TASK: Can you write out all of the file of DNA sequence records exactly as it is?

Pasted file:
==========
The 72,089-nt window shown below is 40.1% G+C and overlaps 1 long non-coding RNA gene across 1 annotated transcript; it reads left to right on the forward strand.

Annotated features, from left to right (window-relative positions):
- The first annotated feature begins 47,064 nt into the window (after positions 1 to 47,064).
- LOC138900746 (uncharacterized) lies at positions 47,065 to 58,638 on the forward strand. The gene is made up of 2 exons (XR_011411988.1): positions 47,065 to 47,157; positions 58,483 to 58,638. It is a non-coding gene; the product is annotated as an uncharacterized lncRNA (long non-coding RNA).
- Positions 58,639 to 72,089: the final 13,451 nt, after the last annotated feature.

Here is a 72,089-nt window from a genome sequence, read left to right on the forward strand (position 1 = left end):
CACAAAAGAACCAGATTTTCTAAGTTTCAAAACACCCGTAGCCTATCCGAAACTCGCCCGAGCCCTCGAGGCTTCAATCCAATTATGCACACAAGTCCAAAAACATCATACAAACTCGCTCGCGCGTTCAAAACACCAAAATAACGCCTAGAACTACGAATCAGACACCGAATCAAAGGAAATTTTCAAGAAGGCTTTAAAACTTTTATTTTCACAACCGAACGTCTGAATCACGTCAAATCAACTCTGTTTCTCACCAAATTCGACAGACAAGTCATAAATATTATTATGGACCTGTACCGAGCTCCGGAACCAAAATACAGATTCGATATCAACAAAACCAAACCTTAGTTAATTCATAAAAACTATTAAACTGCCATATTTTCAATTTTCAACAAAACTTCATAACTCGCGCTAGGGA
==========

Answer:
The 72,089-nt window shown below is 40.1% G+C and overlaps 1 long non-coding RNA gene across 1 annotated transcript; it reads left to right on the forward strand.

Annotated features, from left to right (window-relative positions):
- The first annotated feature begins 47,064 nt into the window (after positions 1 to 47,064).
- LOC138900746 (uncharacterized) lies at positions 47,065 to 58,638 on the forward strand. The gene is made up of 2 exons (XR_011411988.1): positions 47,065 to 47,157; positions 58,483 to 58,638. It is a non-coding gene; the product is annotated as an uncharacterized lncRNA (long non-coding RNA).
- Positions 58,639 to 72,089: the final 13,451 nt, after the last annotated feature.

Here is a 72,089-nt window from a genome sequence, read left to right on the forward strand (position 1 = left end):
CACAAAAGAACCAGATTTTCTAAGTTTCAAAACACCCGTAGCCTATCCGAAACTCGCCCGAGCCCTCGAGGCTTCAATCCAATTATGCACACAAGTCCAAAAACATCATACAAACTCGCTCGCGCGTTCAAAACACCAAAATAACGCCTAGAACTACGAATCAGACACCGAATCAAAGGAAATTTTCAAGAAGGCTTTAAAACTTTTATTTTCACAACCGAACGTCTGAATCACGTCAAATCAACTCTGTTTCTCACCAAATTCGACAGACAAGTCATAAATATTATTATGGACCTGTACCGAGCTCCGGAACCAAAATACAGATTCGATATCAACAAAACCAAACCTTAGTTAATTCATAAAAACTATTAAACTGCCATATTTTCAATTTTCAACAAAACTTCATAACTCGCGCTAGGGA